Area schools deal with vandalism, senior hijinks differently
CAPITAL REGION At 8:44 a.m. Wednesday, the halls of the Burnt Hills-Ballston Lake High School were silent. Students were in their classrooms and studying for finals.
Then at 8:45 a.m., the distinct shrill sounds of buzzing, beeping cellphones and alarm clocks could be heard in classrooms near seniors’ lockers.
A “clever” senior prank.
Unbeknownst to the offending students, Principal Maryellen Symer had a master key to all the lockers and was able to confiscate the cellphones and alarm clocks to silence them. The rumor throughout the whole day was that the students would not get their cellphones back until graduation, two weeks away.
“They got them back at the end of the day, but they were scared,” district spokeswoman Christy Multer said.
The prank was harmless compared to the act of vandalism committed at the Berne-Knox-Westerlo School District the night before when students broke into the high school/middle school building and poured motor oil and cooking oil throughout the halls.
Classes were canceled for the day Wednesday as maintenance staff
worked to clean up the mess from the senior prank.
Symer said the BH-BL prank was “a disruption to learning, but not vandalism and didn’t jeopardize the safety of any students.”
Multer said the district draws a line between a prank and vandalism and the two are dealt with differently.
Administrators in school districts throughout the Capital Region are on the lookout for senior pranks in the last days of high school. This is the final week of regular classes at most high schools before testing begins next week.
At the Greater Amsterdam School District, high school administrators are watching and listening for any shenanigans as the school year ends.
One year, students for months hoarded packets of raisins that were sold at the school’s cafeteria. Administrators got wind that the students were planning to dump out the collected raisins throughout the halls at the end of the school year and quashed the prank, according to Superintendent Thomas Perillo.
The district doesn’t have a written policy against pranks, he said, but any activity that violates the district’s code of conduct will be dealt with accordingly.
Scotia-Glenville School District spokesman Robert Hanlon said the seniors rarely do anything in the last weeks of school. Occasionally a senior class will spray-paint the outside of a door or the press box at the athletic field.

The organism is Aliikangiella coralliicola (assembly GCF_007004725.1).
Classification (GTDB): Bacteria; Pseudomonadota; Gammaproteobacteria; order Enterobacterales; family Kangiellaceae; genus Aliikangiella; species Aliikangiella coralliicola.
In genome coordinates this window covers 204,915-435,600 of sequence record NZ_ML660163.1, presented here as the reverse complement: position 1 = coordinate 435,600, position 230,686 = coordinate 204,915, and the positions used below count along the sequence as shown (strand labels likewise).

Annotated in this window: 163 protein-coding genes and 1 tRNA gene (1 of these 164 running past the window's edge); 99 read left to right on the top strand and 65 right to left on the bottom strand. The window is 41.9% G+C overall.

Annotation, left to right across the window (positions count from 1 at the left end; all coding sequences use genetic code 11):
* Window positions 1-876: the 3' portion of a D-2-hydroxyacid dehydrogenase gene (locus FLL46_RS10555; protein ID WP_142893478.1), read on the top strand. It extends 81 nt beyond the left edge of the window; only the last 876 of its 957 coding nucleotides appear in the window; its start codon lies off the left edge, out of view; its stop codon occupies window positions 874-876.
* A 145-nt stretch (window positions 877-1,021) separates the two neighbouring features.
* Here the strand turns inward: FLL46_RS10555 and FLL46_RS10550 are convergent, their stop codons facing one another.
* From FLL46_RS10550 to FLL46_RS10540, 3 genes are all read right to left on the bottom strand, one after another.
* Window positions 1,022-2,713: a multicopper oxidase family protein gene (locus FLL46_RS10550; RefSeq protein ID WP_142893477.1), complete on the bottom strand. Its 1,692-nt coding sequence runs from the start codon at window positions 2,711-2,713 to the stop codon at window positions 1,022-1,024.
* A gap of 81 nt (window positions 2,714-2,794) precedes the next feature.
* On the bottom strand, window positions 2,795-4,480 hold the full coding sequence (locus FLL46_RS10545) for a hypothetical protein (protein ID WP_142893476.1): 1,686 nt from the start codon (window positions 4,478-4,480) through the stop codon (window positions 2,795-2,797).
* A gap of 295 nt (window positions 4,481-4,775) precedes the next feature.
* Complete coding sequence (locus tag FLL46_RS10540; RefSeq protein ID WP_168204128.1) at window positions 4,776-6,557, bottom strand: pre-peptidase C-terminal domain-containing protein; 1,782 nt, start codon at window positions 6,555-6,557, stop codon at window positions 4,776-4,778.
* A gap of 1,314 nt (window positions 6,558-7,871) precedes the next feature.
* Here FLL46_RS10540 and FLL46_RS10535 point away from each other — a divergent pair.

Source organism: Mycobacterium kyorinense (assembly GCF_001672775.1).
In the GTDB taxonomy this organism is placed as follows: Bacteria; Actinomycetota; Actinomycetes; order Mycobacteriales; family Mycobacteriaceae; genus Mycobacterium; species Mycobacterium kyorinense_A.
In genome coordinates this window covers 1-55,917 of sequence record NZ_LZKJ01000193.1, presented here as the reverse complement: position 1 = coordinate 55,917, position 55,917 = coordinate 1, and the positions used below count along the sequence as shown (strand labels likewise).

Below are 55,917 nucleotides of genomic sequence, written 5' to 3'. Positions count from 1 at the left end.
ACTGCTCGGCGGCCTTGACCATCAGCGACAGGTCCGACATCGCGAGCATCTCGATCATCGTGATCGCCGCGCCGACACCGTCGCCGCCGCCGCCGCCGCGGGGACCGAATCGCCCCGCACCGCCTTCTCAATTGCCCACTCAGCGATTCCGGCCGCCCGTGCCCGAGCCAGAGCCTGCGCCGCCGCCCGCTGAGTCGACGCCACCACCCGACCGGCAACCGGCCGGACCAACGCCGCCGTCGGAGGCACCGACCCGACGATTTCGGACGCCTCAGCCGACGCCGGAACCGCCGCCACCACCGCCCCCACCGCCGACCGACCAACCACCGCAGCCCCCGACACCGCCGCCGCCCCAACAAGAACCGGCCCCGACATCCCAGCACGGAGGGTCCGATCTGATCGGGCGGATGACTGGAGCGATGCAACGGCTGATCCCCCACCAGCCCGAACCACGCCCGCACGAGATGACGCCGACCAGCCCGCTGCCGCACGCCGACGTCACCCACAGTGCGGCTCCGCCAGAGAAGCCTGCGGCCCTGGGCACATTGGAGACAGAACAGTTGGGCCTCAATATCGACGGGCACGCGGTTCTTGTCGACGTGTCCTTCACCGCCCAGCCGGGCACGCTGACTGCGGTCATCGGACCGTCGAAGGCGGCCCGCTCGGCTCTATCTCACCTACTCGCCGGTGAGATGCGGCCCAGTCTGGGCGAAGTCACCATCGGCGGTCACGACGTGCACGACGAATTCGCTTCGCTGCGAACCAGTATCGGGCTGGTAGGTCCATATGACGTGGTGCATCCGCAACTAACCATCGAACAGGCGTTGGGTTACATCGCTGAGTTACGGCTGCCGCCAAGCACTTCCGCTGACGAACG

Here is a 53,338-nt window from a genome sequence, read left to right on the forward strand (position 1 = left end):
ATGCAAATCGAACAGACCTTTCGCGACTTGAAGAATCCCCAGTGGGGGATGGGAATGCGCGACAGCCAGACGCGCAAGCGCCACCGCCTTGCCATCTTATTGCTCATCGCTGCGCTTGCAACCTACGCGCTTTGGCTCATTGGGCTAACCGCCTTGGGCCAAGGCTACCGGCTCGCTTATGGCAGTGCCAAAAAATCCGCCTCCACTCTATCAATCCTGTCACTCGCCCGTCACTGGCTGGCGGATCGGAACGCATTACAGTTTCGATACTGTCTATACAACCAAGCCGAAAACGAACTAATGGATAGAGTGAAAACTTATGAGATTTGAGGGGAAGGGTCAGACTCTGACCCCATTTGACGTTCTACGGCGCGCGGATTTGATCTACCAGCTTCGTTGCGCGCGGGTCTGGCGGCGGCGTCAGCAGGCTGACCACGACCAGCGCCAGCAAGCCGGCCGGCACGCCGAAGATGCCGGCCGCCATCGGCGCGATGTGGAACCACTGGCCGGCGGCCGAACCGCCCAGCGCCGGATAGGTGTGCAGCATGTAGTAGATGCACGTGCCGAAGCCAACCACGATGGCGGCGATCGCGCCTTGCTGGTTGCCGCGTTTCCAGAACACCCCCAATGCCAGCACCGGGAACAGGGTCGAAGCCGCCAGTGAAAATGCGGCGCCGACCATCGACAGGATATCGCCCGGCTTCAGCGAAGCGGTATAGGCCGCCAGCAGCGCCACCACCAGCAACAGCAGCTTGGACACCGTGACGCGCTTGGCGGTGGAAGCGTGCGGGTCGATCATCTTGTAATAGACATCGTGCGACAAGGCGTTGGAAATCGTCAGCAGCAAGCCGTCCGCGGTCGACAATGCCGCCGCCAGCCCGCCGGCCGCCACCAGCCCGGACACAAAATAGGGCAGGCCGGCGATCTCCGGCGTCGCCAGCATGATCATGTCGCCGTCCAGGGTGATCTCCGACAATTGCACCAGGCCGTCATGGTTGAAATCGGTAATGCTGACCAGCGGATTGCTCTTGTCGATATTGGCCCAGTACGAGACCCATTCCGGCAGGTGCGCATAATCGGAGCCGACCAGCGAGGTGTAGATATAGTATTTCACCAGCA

Hanlon said the Scotia-Glenville High School was run by a strict principal until 1994, and the culture of being afraid of high school administrators has endured through the years.
“Our students just know that you don’t mess with or damage the building,” he said.
The challenge in punishing offending seniors is that they are graduating, so suspensions or other punishments that would typically carry over into the next school year for underclassmen don’t work for seniors. Offending seniors can still be punished, however, by not allowing them to participate in rite-of-passage senior activities like walking across the stage at graduation.
Karen Corona, spokeswoman for the Schenectady City School District, said nothing like a prank has happened at Schenectady High School in the last few years.
But the district would punish students who violate the district’s code of conduct through a prank, she said.
“Administrators are very clear with students in the weeks leading up to the end that if they do something the police could get involved [in] it could ruin their graduation,” she said.
BH-BL students are warned against pranks through a letter sent to each senior parent that advises about upcoming senior events including graduation, prom and the senior banquet.
The letter warns that any group activity that could lead to vandalism or inappropriate behavior could also lead to the student’s inability to participate in upcoming activities.
Multer said BH-BL has had its fair share of pranks in the 25 years she has worked there. Pranks have ranged from the enigmatic, like when students set up tents and a full-sized indoor pool in the courtyard, to the ostentatious, such as the year the students put a Volkswagen Beetle on the roof of the high school’s entrance.
By those standards, this year’s prank was minor.